It will be you eliminating 2 or 3. You don't know which would contain what. So when you accidentally eliminate the mid-range prize, leaving only the high and low boxes, either of the following scenarios may be correct:

1 2 H L L H X

Odds are 50:50. Me, I'd probably make the deal, but then $300,000 is more than enough...

## Re:Chances are 50-50 that I'll not use Preview (1)

## squiggleslash (241428) | more than 7 years ago | (#17709700)

In the Monty Hall example, the chances are altered in your favour (well, against your choice, but in your favour in that you know that swapping will help) in that whatever door the host opens will NOT be the one with the prize money. eg,

If the situation is:

The host will open door 2. If the situation is:

the host will always open door 3. The only other combination is:

which is the one scenario in which you'd lose by switching, hence the odds are 2:1 in favour of it being the unopen, unpicked door/box/whatever.

In Deal or No Deal, that situation doesn't apply. The suitcases are not being opened by a host who knows what's in them and is deliberately not picking the most attractive suitcase. Instead, the choice truly is random (well, as random as you're going to get.) If there are three suitcases left (1 is the one you have, 2 and 3 are not...)

It will be you eliminating 2 or 3. You don't know which would contain what. So when you accidentally eliminate the mid-range prize, leaving only the high and low boxes, either of the following scenarios may be correct:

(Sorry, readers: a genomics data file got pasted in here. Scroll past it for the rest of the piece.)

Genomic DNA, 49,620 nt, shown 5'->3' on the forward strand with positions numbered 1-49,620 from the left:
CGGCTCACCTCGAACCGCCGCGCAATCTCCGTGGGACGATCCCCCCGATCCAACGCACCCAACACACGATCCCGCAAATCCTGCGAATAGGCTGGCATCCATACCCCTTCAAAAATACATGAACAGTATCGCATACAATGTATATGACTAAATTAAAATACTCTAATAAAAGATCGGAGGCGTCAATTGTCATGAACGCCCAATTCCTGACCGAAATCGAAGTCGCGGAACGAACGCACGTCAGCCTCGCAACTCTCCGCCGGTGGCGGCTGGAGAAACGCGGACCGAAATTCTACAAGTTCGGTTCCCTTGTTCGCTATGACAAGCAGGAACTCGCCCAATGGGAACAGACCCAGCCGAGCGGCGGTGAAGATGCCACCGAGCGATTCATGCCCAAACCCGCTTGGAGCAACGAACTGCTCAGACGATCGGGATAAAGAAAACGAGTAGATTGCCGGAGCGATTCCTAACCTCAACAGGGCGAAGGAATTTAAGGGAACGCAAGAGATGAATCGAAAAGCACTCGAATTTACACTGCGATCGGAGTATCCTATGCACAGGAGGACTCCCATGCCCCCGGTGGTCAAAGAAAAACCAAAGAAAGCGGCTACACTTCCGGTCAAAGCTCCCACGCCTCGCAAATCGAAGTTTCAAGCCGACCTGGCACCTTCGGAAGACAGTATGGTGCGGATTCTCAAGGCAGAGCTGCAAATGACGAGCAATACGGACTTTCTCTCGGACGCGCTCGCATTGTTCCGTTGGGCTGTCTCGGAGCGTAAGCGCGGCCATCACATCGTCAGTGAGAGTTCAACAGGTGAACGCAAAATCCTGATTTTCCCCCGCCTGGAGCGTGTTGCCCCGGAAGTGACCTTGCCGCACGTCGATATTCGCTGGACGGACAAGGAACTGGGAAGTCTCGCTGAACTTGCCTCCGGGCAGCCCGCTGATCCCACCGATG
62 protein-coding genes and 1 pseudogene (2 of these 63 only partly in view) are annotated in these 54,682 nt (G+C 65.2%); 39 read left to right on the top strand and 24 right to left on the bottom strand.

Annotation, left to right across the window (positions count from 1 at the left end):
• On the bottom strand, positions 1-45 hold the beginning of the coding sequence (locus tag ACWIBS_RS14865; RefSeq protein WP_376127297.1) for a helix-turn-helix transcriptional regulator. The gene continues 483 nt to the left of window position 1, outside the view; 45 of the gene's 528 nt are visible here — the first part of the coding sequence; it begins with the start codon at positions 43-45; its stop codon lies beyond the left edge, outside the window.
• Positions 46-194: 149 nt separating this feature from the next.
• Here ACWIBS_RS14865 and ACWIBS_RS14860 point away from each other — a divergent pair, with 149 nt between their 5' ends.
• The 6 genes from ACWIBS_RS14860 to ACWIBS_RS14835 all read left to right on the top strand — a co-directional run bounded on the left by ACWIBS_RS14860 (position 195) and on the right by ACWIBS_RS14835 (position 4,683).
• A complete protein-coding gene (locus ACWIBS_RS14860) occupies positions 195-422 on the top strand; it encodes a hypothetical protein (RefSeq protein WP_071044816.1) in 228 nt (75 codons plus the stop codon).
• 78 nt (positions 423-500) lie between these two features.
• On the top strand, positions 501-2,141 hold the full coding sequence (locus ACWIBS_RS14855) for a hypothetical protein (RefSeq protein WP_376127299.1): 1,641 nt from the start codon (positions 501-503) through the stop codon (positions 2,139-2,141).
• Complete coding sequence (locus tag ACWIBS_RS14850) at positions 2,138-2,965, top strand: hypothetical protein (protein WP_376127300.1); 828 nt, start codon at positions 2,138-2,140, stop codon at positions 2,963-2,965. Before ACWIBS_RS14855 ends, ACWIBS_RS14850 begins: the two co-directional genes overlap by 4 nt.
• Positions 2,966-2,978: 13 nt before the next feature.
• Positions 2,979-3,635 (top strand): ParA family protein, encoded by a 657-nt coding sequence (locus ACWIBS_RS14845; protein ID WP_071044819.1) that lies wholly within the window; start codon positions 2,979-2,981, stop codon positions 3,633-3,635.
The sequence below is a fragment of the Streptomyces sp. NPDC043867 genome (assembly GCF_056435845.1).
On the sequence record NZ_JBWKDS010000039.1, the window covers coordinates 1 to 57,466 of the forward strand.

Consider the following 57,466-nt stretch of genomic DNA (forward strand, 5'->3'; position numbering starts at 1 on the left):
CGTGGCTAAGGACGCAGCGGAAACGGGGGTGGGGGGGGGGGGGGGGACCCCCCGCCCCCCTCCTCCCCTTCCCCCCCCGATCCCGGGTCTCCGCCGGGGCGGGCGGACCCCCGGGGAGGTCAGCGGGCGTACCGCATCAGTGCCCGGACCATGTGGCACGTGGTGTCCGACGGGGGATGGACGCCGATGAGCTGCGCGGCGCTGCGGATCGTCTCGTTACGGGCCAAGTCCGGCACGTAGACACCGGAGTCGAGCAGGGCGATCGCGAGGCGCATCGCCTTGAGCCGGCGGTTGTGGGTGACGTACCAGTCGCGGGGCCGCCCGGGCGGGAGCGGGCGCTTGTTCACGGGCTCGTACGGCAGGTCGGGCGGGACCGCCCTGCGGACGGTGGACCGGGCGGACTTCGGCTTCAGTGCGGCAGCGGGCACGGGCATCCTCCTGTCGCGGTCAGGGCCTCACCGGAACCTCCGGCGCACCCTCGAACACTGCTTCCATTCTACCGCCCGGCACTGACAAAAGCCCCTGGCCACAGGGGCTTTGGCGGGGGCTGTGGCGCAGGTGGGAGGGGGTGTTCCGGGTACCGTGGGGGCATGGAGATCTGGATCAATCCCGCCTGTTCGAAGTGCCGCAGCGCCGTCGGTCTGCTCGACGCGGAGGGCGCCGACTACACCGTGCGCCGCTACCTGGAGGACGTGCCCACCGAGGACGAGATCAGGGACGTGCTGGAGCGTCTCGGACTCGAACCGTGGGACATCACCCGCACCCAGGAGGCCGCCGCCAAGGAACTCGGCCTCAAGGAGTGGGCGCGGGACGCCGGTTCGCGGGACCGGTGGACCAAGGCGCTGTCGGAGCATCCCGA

Odds are 50:50. Me, I'd probably make the deal, but then for me $300,000 is more than enough...

## Deal or no deal. (1)

## arb (452787) | more than 7 years ago | (#17710702)

If I was offered $300,000, I'd prolly take it - $300k is a heck of a lot more then $0.01! I'm not likely to be in the same situation ever again, so the expected value of $500k is not a realistic expectation - the outcomes are: $0.01 or $1,000,000 with equal likelihood OR a guaranteed $300,000.

## Re:Deal or no deal. (1)

## nizo (81281) | more than 7 years ago | (#17712058)

## Re:Deal or no deal. (1)

## Shadow Wrought (586631) | more than 7 years ago | (#17712324)

For my life, 300k, afte taxes, would be enough to wipe out debt and help get a nice house with land. The mil makes yout empted to think that you have more money than you actually do. In the long run, I think I'd be better of with the 300K.

But that's me. That plus after too many discussions with my mathematician of a brother over the Monty Hall problem: I see it as proof that mathematics is an invalid system. Now if you excuse me, I have some Creationists I have to go compare notes with... *sigh*

## 300K? (1)

## RM6f9 (825298) | more than 7 years ago | (#17717540)

## BLEH, Someone write a damn simulation (1)

## Com2Kid (142006) | more than 7 years ago | (#17719526)

My feeling is:

You are shown two doors, told that behind one of them there is a million dollars.

Before you pick, the announcer also tells you "Oh, by the way, there is a fire door over there, see that fire door? No money behind it"